Colorectal cancer in Australia

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Contents

Introduction

In Australia, colorectal cancer is a major cause of morbidity and mortality. In 2014, it was estimated to be the second most commonly diagnosed cancer in Australia (excluding non-melanoma skin cancer) and the second most common cause of cancer mortality (after lung cancer), representing 9% of all deaths from cancer.[1] The risk of being diagnosed with colorectal cancer by the age of 85 years is one in 11 for males and one in 16 for females.[2]

Australia has one of the highest rates of colorectal cancer in the world.[3] The high rates of colorectal cancer in Australia and other developed Western countries are likely to be due in large part to the increased prevalence of established environmental risk factors, including physical inactivity and obesity,[4] smoking,[5] heavy alcohol consumption,[6] and a diet high in red/processed meats[7] and low in fibre.[8]

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IncidenceAn epidemiological term reporting number of new cases in a population within a specified period of time. and mortality

Population age-standardised rates

Table 1.1 shows the Australian incidence and mortality rates for colorectal cancer in comparison with other countries for the period up to and including 2012.[3]

A total of 14,962 new cases of colorectal cancer were diagnosed in Australia in 2013 (8,214 males and 6,748 females). In comparison, there were 6,986 new cases diagnosed in 1982.[2]

The age-standardised incidence rate for colorectal cancer has remained stable from 58.2 per 100,000 persons in 1982 to 57.7 cases per 100,000 persons in 2013 (67.6 for males and 48.8 for females).[2]

The introduction of the National Bowel Cancer Screening ProgramAn Australian screening program that aims to reduce illness and death from bowel cancer through early detection or prevention of the disease. (NBCSPThe National Bowel Cancer Screening Program. An Australian screening program that aims to reduce illness and death from bowel cancer through early detection or prevention of the disease.) was expected to result in short-term increases in incidence rates due to the detection of previously undetected cancers in those participating in screening for the first time.[9] However, in the long-term it is expected that the incidence of colorectal cancer in those age groups eligible for population screening will begin to fall, as pre-cancerous lesions are detected and treated before they develop into cancer. This trend has been observed in cervical cancer incidence following the introduction of the National Cervical ScreeningPerforming tests to identify disease in people before any symptoms appear. Program.[10]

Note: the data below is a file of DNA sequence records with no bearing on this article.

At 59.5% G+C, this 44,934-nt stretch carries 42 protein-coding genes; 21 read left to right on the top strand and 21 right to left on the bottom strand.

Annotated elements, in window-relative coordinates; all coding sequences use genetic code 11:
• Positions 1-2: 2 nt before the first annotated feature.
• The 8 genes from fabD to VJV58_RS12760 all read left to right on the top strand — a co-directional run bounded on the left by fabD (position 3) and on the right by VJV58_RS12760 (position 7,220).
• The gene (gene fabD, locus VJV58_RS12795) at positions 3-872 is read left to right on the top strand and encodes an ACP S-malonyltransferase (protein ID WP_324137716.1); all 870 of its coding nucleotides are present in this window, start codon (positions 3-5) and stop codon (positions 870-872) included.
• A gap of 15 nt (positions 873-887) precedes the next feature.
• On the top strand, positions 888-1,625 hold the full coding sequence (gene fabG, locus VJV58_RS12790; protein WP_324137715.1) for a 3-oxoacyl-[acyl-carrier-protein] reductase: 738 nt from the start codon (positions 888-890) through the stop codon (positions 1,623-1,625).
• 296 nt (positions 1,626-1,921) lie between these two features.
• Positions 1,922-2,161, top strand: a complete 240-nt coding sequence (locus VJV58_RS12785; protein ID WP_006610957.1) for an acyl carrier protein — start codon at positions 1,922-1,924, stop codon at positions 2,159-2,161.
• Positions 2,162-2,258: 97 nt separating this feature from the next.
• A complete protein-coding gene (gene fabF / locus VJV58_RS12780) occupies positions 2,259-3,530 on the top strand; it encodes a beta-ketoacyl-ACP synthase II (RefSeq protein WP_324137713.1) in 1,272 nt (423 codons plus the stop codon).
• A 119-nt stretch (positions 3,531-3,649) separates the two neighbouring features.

In 2014, 4,071 deaths from colorectal cancer in Australia (2,236 males and 1,835 females) were recorded.[10] In comparison, there were 2500 deaths recorded in 1968.[10] The age-standardised mortality rate for colorectal cancer decreased from 31 deaths per 100,000 persons in 1968 to 14.9 deaths per 100,000 in 2014 (18.1 for males and 12.1 for females).[10]

Although the age-standardised incidence rate for colorectal cancer in Australia is amongst the highest in the world, it has barely increased in 30 years, and in comparison with other developed Western countries the proportion of diagnosed patients dying from the disease is low.

iNumbers recorded by the Australian Bureau of Statistics (ABS) based on death certificates. These figures probably significantly underestimate the true number of deaths due to colorectal cancer because the coding methods used for national statistics can result in such deaths being attributed to nonspecific cancers such as ‘malignant neoplasms of other and unspecified digestive organs’ or ‘cancers of unknown primary site’.

Table 1.1 IncidenceAn epidemiological term reporting number of new cases in a population within a specified period of time. and mortality rates for colorectal cancer, selected countries, 2012

Country IncidenceAn epidemiological term reporting number of new cases in a population within a specified period of time. (a) (ASRW) Mortality (b) (ASRW)
Australia 38.4 9.0
New Zealand 37.3 15.1
Canada 35.1 10.8
UK 30.2 10.7
USA 25.0 9.2
ASRW: age-standardised rate (standardised to World Standard Population for purpose of international comparison)

(a) IncidenceAn epidemiological term reporting number of new cases in a population within a specified period of time. is the number of new cases of colorectal cancer per 100,000 people, age-standardised to the World Standard Population; (b) Mortality is the number of deaths from colorectal cancer per 100,000 people, age-standardised to the World Standard Population. Source: GLOBOCAN (2012)[3]